We knew it would not be ours on October 1, 2012, when the call came from our social worker. For the month of October we were numb, fluctuating between intense hurt, bewilderment, bitterness, overwhelming sadness. November and December offered a respite from the pain with all the activity that normally comes with those months. By January we had successfully stuffed our feelings for two months and had convinced ourselves that the grieving process had come to an end.
And then it was decision time. Do we attempt to pick another sibling group from the waiting child list or do we wait to be matched through the Philippine agency? If we went with the first option, it could mean attaching to another set of children only to be rejected again. If we went with the second option, it meant waiting a minimum of three years and still being rejected again. And the tears flowed again.
In the midst of all of this came a time of sifting in our church plant that ended with much hurt, confusion, and no reconciliation, despite all the attempts made. We were distracted again, but this time by more hurt.
Fast-forward to April. We were now on the other side of the sifting, and once again came face-to-face with six months of stuffed pain. I was at a women’s conference in Massachusetts when my emotions could no longer stay in check. Nothing particular was said. It was just a safe place to let loose and cry. And I did. For over a week.
I brought those emotions home to Trey, who was also wrenched with pain, and he cried. And we spent the rest of April this way.
In May we had a crucial decision to make. It was time to renew our home study so that our dossier could remain current in the Philippines. And we hesitated. Trey asked a final question that would inform our decision: We’ve been rejected once; what are the chances it will happen again?
The response: The chances are very strong that it will happen again.
And there we had it. After all the many months of interviews, finding and submitting paperwork, having our lives completely exposed, filling out questionnaires, having our “heads examined” by a psychotherapist, reading about adoption, taking online courses about adoption, spending thousands of dollars, reconfiguring our house to make room for more children, and many more details, it was over. We would never be adopting from the Philippines.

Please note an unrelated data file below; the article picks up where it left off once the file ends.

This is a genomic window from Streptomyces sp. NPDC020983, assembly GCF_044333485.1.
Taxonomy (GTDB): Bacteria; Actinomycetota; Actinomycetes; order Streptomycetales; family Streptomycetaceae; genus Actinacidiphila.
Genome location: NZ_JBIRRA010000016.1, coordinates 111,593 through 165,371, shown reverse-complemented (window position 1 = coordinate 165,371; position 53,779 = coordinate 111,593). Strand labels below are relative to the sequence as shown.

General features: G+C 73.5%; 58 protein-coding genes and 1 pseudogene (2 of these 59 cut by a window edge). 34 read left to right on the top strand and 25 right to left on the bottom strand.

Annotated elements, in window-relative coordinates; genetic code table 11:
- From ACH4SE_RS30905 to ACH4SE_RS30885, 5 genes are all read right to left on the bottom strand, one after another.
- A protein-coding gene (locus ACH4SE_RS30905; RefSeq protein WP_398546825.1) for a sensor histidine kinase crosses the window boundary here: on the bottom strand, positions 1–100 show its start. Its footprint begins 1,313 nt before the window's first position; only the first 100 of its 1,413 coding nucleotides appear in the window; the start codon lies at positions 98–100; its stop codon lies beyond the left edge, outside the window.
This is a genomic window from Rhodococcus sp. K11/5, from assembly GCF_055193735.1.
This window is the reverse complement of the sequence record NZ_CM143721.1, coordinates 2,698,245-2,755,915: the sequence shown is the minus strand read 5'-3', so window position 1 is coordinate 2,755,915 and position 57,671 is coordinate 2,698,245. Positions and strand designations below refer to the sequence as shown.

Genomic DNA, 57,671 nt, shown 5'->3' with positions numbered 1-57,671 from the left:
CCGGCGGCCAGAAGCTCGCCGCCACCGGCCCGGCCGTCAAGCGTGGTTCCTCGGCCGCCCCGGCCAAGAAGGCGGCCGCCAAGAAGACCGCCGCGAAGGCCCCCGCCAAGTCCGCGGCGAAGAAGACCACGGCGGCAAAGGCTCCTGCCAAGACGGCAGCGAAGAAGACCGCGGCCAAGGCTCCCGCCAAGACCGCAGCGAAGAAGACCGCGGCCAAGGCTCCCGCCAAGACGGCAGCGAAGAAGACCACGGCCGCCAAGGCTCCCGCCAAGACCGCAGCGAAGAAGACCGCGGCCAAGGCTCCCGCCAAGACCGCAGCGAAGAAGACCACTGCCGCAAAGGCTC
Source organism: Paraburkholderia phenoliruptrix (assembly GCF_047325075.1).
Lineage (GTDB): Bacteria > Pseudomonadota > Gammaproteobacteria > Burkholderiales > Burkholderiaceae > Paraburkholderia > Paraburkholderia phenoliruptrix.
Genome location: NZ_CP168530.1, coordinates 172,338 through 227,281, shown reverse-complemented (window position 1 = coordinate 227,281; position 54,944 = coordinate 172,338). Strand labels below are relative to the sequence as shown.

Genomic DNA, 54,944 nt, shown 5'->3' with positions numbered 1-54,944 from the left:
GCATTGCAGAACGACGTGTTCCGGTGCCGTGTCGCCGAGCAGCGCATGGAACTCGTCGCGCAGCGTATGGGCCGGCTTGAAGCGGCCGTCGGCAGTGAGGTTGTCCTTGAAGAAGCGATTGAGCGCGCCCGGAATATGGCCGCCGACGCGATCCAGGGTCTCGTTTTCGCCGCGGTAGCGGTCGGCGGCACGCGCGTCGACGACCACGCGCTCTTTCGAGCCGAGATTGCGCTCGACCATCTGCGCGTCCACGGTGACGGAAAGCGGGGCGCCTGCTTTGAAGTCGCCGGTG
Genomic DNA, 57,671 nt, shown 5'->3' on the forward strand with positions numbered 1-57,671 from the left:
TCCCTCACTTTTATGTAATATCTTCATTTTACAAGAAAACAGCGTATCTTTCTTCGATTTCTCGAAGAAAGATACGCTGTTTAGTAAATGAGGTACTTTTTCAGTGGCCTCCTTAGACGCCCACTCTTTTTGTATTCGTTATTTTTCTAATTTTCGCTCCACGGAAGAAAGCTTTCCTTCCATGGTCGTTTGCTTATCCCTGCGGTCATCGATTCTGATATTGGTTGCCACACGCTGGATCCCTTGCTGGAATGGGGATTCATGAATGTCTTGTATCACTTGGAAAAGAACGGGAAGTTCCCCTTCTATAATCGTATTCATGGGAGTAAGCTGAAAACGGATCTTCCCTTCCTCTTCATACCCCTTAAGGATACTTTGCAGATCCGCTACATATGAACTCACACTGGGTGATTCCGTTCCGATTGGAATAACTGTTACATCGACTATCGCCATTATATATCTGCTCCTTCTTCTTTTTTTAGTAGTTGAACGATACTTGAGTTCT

This was a crushing realization. We started this process in January 2011 and it formally ended in May of 2013.
We have questioned whether or not we heard God right. We have doubted our motivations. We have tried to see the “big picture”. We have waited for “all things to come together for the good of those who love God and are called according to His purpose.” We have wondered if we will ever see His purpose in all of this. And we may not. And that’s okay.
What we do know is this: God wants us to impact children. This part of the calling is unchanging. So for now, we will remain faithful to impact children where we are. We also know that eventually we will look in the direction of adopting or fostering again, but this time we will look domestically. More on this decision later.
We are genuinely thankful that the three children we so longed for have a forever family. They are now 15, 13, and 10, and didn’t need to wait another day. This is the best closure we could have hoped for as we have prayed for these children unceasingly throughout the grieving process.
For those of you who have walked this journey with us, we thank you. Thank you for your prayers and understanding and for providing shoulders to cry on and ears to listen when things took a turn no one was expecting. We are surrounded by “safe places”, and for that we are grateful.
We appreciate your continued prayers as we seek daily to do His will.